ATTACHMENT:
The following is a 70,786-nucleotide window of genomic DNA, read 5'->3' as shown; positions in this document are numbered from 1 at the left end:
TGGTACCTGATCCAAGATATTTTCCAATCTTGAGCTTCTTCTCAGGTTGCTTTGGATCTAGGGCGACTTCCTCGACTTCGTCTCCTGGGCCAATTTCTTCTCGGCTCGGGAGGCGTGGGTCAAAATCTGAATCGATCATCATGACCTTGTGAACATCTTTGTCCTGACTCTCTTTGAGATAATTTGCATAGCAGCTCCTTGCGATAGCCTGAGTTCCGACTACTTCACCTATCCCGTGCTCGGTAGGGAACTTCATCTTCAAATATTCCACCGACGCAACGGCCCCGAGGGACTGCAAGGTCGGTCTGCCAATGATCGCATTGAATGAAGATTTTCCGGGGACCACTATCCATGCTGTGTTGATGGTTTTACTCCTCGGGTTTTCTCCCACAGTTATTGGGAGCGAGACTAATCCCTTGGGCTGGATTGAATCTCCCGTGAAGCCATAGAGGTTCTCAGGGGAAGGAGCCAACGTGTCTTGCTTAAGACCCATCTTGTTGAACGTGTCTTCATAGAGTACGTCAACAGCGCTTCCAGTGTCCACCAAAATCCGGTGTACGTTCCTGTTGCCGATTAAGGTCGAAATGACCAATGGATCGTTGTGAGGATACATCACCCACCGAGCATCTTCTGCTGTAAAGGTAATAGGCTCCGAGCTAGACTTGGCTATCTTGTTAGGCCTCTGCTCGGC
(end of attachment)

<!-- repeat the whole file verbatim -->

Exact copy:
The following is a 70,786-nucleotide window of genomic DNA, read 5'->3' as shown; positions in this document are numbered from 1 at the left end:
TGGTACCTGATCCAAGATATTTTCCAATCTTGAGCTTCTTCTCAGGTTGCTTTGGATCTAGGGCGACTTCCTCGACTTCGTCTCCTGGGCCAATTTCTTCTCGGCTCGGGAGGCGTGGGTCAAAATCTGAATCGATCATCATGACCTTGTGAACATCTTTGTCCTGACTCTCTTTGAGATAATTTGCATAGCAGCTCCTTGCGATAGCCTGAGTTCCGACTACTTCACCTATCCCGTGCTCGGTAGGGAACTTCATCTTCAAATATTCCACCGACGCAACGGCCCCGAGGGACTGCAAGGTCGGTCTGCCAATGATCGCATTGAATGAAGATTTTCCGGGGACCACTATCCATGCTGTGTTGATGGTTTTACTCCTCGGGTTTTCTCCCACAGTTATTGGGAGCGAGACTAATCCCTTGGGCTGGATTGAATCTCCCGTGAAGCCATAGAGGTTCTCAGGGGAAGGAGCCAACGTGTCTTGCTTAAGACCCATCTTGTTGAACGTGTCTTCATAGAGTACGTCAACAGCGCTTCCAGTGTCCACCAAAATCCGGTGTACGTTCCTGTTGCCGATTAAGGTCGAAATGACCAATGGATCGTTGTGAGGATACATCACCCACCGAGCATCTTCTGCTGTAAAGGTAATAGGCTCCGAGCTAGACTTGGCTATCTTGTTAGGCCTCTGCTCGGC